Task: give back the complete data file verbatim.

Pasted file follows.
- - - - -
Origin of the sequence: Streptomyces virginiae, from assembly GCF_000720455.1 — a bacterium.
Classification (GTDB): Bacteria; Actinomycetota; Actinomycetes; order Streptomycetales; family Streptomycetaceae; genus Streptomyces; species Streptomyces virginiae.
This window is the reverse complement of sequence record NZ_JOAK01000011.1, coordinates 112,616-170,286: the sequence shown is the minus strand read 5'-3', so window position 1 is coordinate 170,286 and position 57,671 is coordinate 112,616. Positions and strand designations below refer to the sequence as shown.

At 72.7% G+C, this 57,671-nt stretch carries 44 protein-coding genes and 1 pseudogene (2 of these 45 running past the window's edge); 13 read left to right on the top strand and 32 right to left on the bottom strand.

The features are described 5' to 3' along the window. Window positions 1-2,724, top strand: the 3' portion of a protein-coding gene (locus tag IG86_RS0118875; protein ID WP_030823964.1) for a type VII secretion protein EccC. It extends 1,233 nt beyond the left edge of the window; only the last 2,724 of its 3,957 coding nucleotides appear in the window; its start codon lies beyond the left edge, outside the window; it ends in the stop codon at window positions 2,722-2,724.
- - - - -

Origin of the sequence: Streptomyces virginiae, from assembly GCF_000720455.1 — a bacterium.
Classification (GTDB): Bacteria; Actinomycetota; Actinomycetes; order Streptomycetales; family Streptomycetaceae; genus Streptomyces; species Streptomyces virginiae.
This window is the reverse complement of sequence record NZ_JOAK01000011.1, coordinates 112,616-170,286: the sequence shown is the minus strand read 5'-3', so window position 1 is coordinate 170,286 and position 57,671 is coordinate 112,616. Positions and strand designations below refer to the sequence as shown.

At 72.7% G+C, this 57,671-nt stretch carries 44 protein-coding genes and 1 pseudogene (2 of these 45 running past the window's edge); 13 read left to right on the top strand and 32 right to left on the bottom strand.

The features are described 5' to 3' along the window. Window positions 1-2,724, top strand: the 3' portion of a protein-coding gene (locus tag IG86_RS0118875; protein ID WP_030823964.1) for a type VII secretion protein EccC. It extends 1,233 nt beyond the left edge of the window; only the last 2,724 of its 3,957 coding nucleotides appear in the window; its start codon lies beyond the left edge, outside the window; it ends in the stop codon at window positions 2,722-2,724.